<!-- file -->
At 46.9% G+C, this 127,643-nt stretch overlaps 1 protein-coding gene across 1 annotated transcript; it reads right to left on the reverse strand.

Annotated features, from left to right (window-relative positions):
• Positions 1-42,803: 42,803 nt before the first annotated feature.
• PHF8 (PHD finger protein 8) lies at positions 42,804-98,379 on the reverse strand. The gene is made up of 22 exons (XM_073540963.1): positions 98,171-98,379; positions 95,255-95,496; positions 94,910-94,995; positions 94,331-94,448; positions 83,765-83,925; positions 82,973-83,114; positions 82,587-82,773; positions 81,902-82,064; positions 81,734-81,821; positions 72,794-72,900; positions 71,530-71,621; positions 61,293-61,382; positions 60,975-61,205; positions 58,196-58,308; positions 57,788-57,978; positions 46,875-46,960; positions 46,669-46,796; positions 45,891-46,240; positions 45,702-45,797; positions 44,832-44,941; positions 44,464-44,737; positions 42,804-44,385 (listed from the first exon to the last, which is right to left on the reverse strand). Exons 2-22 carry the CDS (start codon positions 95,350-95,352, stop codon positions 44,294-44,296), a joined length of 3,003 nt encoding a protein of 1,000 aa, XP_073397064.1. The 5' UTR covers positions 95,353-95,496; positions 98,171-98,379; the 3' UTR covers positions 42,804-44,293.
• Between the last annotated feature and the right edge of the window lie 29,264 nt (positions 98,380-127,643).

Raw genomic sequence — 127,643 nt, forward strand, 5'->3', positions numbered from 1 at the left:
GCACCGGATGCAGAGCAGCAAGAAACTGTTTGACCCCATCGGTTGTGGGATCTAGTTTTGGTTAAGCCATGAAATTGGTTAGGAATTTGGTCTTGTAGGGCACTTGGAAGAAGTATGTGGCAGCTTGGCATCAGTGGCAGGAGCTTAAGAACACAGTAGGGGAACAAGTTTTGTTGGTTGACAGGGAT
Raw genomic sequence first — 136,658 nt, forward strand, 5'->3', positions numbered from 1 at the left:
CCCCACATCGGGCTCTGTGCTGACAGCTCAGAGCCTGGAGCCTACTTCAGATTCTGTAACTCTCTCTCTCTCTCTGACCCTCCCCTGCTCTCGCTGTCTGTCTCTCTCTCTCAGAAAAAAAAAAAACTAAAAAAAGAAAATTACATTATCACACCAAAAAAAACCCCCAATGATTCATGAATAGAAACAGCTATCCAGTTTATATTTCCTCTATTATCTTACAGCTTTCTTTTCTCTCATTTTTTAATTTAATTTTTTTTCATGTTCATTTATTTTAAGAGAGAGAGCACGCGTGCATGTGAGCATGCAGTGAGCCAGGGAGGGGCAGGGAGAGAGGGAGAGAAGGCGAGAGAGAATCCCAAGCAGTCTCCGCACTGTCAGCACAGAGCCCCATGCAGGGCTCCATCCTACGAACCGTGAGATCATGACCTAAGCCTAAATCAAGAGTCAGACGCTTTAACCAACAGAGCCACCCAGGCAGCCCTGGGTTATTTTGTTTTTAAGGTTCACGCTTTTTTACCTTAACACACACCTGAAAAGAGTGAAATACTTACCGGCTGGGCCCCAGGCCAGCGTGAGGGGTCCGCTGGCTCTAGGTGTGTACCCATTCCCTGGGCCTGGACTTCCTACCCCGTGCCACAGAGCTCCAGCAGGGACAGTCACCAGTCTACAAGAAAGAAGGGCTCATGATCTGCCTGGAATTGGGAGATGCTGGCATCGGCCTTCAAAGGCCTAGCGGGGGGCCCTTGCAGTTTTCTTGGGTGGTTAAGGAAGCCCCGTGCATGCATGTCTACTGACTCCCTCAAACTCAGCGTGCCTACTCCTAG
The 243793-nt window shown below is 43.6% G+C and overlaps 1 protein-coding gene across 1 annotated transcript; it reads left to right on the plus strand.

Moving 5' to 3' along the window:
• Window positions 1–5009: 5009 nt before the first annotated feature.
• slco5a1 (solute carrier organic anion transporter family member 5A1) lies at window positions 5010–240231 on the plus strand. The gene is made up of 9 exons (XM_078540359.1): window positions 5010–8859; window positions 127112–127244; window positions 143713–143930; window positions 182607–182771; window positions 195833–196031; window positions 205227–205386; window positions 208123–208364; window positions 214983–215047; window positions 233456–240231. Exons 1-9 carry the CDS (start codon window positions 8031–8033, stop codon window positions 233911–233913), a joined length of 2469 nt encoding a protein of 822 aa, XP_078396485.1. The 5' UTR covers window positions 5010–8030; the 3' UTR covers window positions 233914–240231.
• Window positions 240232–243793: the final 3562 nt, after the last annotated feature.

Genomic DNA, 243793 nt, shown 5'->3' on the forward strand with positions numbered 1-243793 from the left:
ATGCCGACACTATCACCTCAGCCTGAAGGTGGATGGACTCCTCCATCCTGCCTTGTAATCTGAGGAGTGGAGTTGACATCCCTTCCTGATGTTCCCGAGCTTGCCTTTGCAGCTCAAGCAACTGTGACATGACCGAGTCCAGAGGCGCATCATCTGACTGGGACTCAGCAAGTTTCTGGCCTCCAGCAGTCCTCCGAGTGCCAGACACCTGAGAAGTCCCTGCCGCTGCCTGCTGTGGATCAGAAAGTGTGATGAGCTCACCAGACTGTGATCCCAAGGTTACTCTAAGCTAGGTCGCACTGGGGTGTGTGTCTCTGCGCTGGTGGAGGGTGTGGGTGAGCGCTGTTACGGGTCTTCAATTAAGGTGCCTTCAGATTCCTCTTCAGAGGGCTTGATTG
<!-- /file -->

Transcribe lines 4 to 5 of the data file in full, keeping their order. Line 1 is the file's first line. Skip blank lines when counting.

• PHF8 (PHD finger protein 8) lies at positions 42,804-98,379 on the reverse strand. The gene is made up of 22 exons (XM_073540963.1): positions 98,171-98,379; positions 95,255-95,496; positions 94,910-94,995; positions 94,331-94,448; positions 83,765-83,925; positions 82,973-83,114; positions 82,587-82,773; positions 81,902-82,064; positions 81,734-81,821; positions 72,794-72,900; positions 71,530-71,621; positions 61,293-61,382; positions 60,975-61,205; positions 58,196-58,308; positions 57,788-57,978; positions 46,875-46,960; positions 46,669-46,796; positions 45,891-46,240; positions 45,702-45,797; positions 44,832-44,941; positions 44,464-44,737; positions 42,804-44,385 (listed from the first exon to the last, which is right to left on the reverse strand). Exons 2-22 carry the CDS (start codon positions 95,350-95,352, stop codon positions 44,294-44,296), a joined length of 3,003 nt encoding a protein of 1,000 aa, XP_073397064.1. The 5' UTR covers positions 95,353-95,496; positions 98,171-98,379; the 3' UTR covers positions 42,804-44,293.
• Between the last annotated feature and the right edge of the window lie 29,264 nt (positions 98,380-127,643).